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Shantanu Nundy, MD  
Male
Chicago, IL

Specialties: Preventive Health, general medicine

The University of Chicago Primary Care Group
Department of Internal Medicine
773-702-0240
Chicago, IL
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A Food-Based Approach to Eating

Feb 22, 2011 - 8 comments
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Nutrition

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Healthy Eating

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carbohydrates

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saturated fat

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Protein

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food

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Diet

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Fruit

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Vegetables

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Vitamins

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Minerals

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food science

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dietary guidelines

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dietary guidelines americans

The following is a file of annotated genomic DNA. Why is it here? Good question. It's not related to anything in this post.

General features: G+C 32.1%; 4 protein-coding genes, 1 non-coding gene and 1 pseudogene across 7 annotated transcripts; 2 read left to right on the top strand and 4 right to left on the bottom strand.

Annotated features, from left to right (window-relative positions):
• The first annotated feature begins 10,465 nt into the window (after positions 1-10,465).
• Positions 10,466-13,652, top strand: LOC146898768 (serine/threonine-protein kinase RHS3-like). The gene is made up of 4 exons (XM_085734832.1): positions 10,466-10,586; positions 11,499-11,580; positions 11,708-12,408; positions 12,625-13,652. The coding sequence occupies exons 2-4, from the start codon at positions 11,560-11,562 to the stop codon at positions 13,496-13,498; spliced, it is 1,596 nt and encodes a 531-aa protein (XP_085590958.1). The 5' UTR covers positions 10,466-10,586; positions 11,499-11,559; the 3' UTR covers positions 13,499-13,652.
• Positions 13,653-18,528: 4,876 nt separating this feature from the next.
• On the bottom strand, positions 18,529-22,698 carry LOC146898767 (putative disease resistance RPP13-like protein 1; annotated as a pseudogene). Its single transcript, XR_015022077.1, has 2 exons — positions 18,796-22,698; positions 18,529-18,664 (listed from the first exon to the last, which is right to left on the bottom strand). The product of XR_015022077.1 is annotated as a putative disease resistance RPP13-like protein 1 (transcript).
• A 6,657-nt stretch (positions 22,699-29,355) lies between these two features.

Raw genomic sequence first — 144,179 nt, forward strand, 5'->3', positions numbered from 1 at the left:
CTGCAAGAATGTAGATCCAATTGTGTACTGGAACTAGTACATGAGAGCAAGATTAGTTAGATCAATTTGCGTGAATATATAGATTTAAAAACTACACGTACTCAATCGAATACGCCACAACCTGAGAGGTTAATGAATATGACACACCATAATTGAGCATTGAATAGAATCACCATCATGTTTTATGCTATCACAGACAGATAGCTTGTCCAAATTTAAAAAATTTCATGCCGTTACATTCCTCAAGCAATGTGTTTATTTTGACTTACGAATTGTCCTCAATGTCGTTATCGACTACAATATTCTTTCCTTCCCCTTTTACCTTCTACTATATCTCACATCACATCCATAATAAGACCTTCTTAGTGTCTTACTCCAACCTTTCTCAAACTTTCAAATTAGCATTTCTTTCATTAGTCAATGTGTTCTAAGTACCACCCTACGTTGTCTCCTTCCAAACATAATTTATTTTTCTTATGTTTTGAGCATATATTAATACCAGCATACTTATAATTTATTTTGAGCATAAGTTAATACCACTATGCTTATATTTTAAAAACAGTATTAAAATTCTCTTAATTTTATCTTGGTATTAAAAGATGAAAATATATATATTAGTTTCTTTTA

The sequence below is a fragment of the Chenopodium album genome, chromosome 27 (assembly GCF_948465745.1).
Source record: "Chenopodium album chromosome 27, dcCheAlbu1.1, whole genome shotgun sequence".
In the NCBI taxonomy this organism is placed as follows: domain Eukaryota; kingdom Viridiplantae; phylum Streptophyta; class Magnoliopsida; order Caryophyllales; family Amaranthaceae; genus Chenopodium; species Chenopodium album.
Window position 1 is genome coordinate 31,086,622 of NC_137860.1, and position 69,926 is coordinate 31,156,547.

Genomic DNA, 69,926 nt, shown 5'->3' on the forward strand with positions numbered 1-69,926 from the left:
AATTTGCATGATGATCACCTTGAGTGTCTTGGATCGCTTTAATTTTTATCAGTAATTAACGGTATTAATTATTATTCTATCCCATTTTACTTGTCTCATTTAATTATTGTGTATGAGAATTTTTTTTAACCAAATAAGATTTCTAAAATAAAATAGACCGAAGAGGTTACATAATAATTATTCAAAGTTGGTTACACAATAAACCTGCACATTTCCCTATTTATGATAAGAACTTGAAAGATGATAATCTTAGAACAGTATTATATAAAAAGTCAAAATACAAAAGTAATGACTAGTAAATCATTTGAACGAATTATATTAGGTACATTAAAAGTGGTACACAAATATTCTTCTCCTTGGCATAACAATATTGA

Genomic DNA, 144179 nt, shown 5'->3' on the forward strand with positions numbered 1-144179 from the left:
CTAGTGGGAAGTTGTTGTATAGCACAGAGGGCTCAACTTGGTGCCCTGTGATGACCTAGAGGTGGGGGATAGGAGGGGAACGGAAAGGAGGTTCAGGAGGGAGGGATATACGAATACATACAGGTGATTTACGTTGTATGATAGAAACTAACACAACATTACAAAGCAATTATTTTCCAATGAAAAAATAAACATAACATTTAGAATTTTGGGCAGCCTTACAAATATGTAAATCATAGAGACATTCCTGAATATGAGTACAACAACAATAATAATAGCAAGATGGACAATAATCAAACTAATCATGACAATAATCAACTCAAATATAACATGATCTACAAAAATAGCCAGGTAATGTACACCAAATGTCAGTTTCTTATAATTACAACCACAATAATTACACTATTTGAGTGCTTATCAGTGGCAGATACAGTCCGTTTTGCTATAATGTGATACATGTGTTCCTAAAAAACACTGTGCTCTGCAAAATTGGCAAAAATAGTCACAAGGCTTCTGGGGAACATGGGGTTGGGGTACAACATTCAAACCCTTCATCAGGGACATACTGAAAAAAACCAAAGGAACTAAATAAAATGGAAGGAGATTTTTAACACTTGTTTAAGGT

The science of nutrition is changing and not in the way you might expect. After years of “reductionist” thinking — where food has been viewed as the sum of its parts – a call to treat food as food has been sounded. No more poring over nutrition labels to calculate grams of fat or chasing down the latest go-to chemical – be it vitamin E, fish oil or omega-3. Instead we are being asked to call a potato a potato and a piece of steak… well… a piece of steak.

If you haven’t heard about this sea change yet, you are not alone. The food science industry that markets “food products” for our consumption has done a good job giving their laboratory creations a semblance of health with phrases like “low fat” and “high in vitamin C”. For our part, the medical community is also to blame. Despite evidence to the contrary, we have been slow to renounce the “fat is bad” mantra or break away from the nutrient-based approach to eating that first swept the country over 30 years ago.

Until very recently, the dissenting opinion was expressed mainly by food journalists and self-proclaimed naturalists. In the book "Good Calories, Bad Calories," Gary Taubes argues persuasively that the science behind vilifying fats is fatally flawed and proposes that carbohydrates, and in particular sugar and high fructose corn syrup, are the real bad guys. Michael Pollan, perhaps the best quoted food journalist-turned-activist, goes further to suggest the whole notion of understanding food by its constituent parts – fat, protein and carbohydrates or even saturated fats, unsaturated fats, and trans fats – is plain wrong. He opens "In Defense of Food" with three dictums for healthful eating: “Eat food. Not too much. Mostly plants.”